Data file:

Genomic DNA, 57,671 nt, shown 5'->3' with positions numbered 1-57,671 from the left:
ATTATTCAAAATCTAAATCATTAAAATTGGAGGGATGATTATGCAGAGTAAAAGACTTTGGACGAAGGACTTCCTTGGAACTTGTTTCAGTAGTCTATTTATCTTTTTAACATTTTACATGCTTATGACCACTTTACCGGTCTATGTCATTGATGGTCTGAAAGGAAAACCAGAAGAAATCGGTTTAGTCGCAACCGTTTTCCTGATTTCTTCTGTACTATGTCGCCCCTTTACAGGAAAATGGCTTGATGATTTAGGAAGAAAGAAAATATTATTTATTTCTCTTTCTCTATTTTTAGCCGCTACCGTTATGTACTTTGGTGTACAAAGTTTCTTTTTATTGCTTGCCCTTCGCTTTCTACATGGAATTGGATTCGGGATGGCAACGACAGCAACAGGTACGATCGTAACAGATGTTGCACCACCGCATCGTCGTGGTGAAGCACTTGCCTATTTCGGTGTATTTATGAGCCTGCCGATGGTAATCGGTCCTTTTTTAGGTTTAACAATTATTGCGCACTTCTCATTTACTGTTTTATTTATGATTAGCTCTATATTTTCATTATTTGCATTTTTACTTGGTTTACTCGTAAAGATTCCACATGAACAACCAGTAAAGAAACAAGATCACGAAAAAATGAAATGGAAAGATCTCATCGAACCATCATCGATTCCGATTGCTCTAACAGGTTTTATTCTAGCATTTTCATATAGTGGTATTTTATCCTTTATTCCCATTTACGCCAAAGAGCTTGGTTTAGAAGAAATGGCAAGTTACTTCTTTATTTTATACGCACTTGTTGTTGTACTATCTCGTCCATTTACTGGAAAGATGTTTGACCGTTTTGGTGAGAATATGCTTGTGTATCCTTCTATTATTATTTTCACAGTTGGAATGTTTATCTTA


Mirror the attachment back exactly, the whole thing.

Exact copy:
Genomic DNA, 57,671 nt, shown 5'->3' with positions numbered 1-57,671 from the left:
ATTATTCAAAATCTAAATCATTAAAATTGGAGGGATGATTATGCAGAGTAAAAGACTTTGGACGAAGGACTTCCTTGGAACTTGTTTCAGTAGTCTATTTATCTTTTTAACATTTTACATGCTTATGACCACTTTACCGGTCTATGTCATTGATGGTCTGAAAGGAAAACCAGAAGAAATCGGTTTAGTCGCAACCGTTTTCCTGATTTCTTCTGTACTATGTCGCCCCTTTACAGGAAAATGGCTTGATGATTTAGGAAGAAAGAAAATATTATTTATTTCTCTTTCTCTATTTTTAGCCGCTACCGTTATGTACTTTGGTGTACAAAGTTTCTTTTTATTGCTTGCCCTTCGCTTTCTACATGGAATTGGATTCGGGATGGCAACGACAGCAACAGGTACGATCGTAACAGATGTTGCACCACCGCATCGTCGTGGTGAAGCACTTGCCTATTTCGGTGTATTTATGAGCCTGCCGATGGTAATCGGTCCTTTTTTAGGTTTAACAATTATTGCGCACTTCTCATTTACTGTTTTATTTATGATTAGCTCTATATTTTCATTATTTGCATTTTTACTTGGTTTACTCGTAAAGATTCCACATGAACAACCAGTAAAGAAACAAGATCACGAAAAAATGAAATGGAAAGATCTCATCGAACCATCATCGATTCCGATTGCTCTAACAGGTTTTATTCTAGCATTTTCATATAGTGGTATTTTATCCTTTATTCCCATTTACGCCAAAGAGCTTGGTTTAGAAGAAATGGCAAGTTACTTCTTTATTTTATACGCACTTGTTGTTGTACTATCTCGTCCATTTACTGGAAAGATGTTTGACCGTTTTGGTGAGAATATGCTTGTGTATCCTTCTATTATTATTTTCACAGTTGGAATGTTTATCTTA